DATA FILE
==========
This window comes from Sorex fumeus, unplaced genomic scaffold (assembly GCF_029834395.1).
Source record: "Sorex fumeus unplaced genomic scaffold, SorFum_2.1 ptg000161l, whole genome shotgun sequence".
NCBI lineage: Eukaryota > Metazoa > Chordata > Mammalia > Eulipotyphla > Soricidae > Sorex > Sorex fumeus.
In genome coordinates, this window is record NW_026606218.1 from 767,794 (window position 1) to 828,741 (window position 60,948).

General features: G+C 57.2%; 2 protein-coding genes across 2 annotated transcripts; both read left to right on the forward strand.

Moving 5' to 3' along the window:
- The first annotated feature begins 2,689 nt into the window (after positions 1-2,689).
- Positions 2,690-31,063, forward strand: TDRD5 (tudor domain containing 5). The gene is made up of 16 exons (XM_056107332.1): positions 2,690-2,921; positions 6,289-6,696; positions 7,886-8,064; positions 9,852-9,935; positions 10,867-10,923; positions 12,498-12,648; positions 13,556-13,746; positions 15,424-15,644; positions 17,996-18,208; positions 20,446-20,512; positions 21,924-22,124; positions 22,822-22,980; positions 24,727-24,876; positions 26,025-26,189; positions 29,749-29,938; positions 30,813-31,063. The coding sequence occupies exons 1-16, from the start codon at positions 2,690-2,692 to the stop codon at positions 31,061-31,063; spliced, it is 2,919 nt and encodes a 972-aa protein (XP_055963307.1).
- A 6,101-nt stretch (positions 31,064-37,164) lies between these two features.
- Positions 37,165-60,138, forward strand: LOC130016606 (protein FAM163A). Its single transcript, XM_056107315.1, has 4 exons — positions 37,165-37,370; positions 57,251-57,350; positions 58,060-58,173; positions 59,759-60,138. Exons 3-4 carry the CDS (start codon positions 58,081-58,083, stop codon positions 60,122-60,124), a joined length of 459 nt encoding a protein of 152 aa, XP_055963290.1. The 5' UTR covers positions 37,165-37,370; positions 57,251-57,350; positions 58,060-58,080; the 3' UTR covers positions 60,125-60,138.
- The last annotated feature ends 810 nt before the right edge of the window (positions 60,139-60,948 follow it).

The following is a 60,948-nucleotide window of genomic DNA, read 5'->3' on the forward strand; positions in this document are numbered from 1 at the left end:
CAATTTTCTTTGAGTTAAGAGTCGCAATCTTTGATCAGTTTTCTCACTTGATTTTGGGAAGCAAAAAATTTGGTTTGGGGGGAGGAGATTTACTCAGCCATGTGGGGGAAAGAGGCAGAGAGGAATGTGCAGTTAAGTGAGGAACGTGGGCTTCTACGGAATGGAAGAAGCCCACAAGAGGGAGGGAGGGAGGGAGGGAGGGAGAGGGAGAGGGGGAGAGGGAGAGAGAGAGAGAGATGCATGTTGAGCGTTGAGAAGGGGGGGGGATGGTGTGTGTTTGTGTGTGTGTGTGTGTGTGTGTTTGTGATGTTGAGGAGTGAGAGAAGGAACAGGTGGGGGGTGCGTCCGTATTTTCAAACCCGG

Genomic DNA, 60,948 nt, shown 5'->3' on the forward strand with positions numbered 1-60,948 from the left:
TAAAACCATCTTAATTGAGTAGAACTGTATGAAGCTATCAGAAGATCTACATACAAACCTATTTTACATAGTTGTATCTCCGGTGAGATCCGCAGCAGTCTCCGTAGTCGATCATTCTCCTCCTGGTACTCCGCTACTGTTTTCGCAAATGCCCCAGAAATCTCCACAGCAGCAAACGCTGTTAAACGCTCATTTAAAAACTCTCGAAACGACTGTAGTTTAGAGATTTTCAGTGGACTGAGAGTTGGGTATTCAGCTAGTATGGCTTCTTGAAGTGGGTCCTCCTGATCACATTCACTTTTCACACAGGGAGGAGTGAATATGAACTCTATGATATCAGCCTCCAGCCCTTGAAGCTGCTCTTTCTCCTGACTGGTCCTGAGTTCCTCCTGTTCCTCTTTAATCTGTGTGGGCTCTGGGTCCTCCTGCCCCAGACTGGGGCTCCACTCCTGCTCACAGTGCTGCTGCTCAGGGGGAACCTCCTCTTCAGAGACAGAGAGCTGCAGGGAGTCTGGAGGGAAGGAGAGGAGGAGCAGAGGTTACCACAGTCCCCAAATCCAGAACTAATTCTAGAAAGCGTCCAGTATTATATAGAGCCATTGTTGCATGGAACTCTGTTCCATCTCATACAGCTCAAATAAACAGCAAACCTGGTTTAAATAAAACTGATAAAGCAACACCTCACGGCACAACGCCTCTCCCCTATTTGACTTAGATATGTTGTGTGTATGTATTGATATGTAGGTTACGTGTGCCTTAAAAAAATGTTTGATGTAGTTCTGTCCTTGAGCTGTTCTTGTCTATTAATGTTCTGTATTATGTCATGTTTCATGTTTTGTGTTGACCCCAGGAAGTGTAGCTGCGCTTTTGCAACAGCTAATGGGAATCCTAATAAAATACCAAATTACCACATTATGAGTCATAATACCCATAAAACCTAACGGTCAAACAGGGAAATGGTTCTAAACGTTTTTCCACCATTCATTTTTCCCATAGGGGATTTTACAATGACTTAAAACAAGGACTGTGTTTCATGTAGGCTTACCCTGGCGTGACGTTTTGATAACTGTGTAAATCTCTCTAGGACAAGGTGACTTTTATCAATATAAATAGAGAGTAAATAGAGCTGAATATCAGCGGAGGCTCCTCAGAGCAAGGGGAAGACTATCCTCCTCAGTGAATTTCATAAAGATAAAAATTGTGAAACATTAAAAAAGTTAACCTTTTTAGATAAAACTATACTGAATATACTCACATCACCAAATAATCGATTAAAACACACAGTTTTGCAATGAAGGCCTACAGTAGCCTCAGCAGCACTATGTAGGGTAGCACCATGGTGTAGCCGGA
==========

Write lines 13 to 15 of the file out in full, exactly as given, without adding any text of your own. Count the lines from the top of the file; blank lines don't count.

CAATTTTCTTTGAGTTAAGAGTCGCAATCTTTGATCAGTTTTCTCACTTGATTTTGGGAAGCAAAAAATTTGGTTTGGGGGGAGGAGATTTACTCAGCCATGTGGGGGAAAGAGGCAGAGAGGAATGTGCAGTTAAGTGAGGAACGTGGGCTTCTACGGAATGGAAGAAGCCCACAAGAGGGAGGGAGGGAGGGAGGGAGGGAGAGGGAGAGGGGGAGAGGGAGAGAGAGAGAGAGATGCATGTTGAGCGTTGAGAAGGGGGGGGGATGGTGTGTGTTTGTGTGTGTGTGTGTGTGTGTGTTTGTGATGTTGAGGAGTGAGAGAAGGAACAGGTGGGGGGTGCGTCCGTATTTTCAAACCCGG

Genomic DNA, 60,948 nt, shown 5'->3' on the forward strand with positions numbered 1-60,948 from the left:
TAAAACCATCTTAATTGAGTAGAACTGTATGAAGCTATCAGAAGATCTACATACAAACCTATTTTACATAGTTGTATCTCCGGTGAGATCCGCAGCAGTCTCCGTAGTCGATCATTCTCCTCCTGGTACTCCGCTACTGTTTTCGCAAATGCCCCAGAAATCTCCACAGCAGCAAACGCTGTTAAACGCTCATTTAAAAACTCTCGAAACGACTGTAGTTTAGAGATTTTCAGTGGACTGAGAGTTGGGTATTCAGCTAGTATGGCTTCTTGAAGTGGGTCCTCCTGATCACATTCACTTTTCACACAGGGAGGAGTGAATATGAACTCTATGATATCAGCCTCCAGCCCTTGAAGCTGCTCTTTCTCCTGACTGGTCCTGAGTTCCTCCTGTTCCTCTTTAATCTGTGTGGGCTCTGGGTCCTCCTGCCCCAGACTGGGGCTCCACTCCTGCTCACAGTGCTGCTGCTCAGGGGGAACCTCCTCTTCAGAGACAGAGAGCTGCAGGGAGTCTGGAGGGAAGGAGAGGAGGAGCAGAGGTTACCACAGTCCCCAAATCCAGAACTAATTCTAGAAAGCGTCCAGTATTATATAGAGCCATTGTTGCATGGAACTCTGTTCCATCTCATACAGCTCAAATAAACAGCAAACCTGGTTTAAATAAAACTGATAAAGCAACACCTCACGGCACAACGCCTCTCCCCTATTTGACTTAGATATGTTGTGTGTATGTATTGATATGTAGGTTACGTGTGCCTTAAAAAAATGTTTGATGTAGTTCTGTCCTTGAGCTGTTCTTGTCTATTAATGTTCTGTATTATGTCATGTTTCATGTTTTGTGTTGACCCCAGGAAGTGTAGCTGCGCTTTTGCAACAGCTAATGGGAATCCTAATAAAATACCAAATTACCACATTATGAGTCATAATACCCATAAAACCTAACGGTCAAACAGGGAAATGGTTCTAAACGTTTTTCCACCATTCATTTTTCCCATAGGGGATTTTACAATGACTTAAAACAAGGACTGTGTTTCATGTAGGCTTACCCTGGCGTGACGTTTTGATAACTGTGTAAATCTCTCTAGGACAAGGTGACTTTTATCAATATAAATAGAGAGTAAATAGAGCTGAATATCAGCGGAGGCTCCTCAGAGCAAGGGGAAGACTATCCTCCTCAGTGAATTTCATAAAGATAAAAATTGTGAAACATTAAAAAAGTTAACCTTTTTAGATAAAACTATACTGAATATACTCACATCACCAAATAATCGATTAAAACACACAGTTTTGCAATGAAGGCCTACAGTAGCCTCAGCAGCACTATGTAGGGTAGCACCATGGTGTAGCCGGA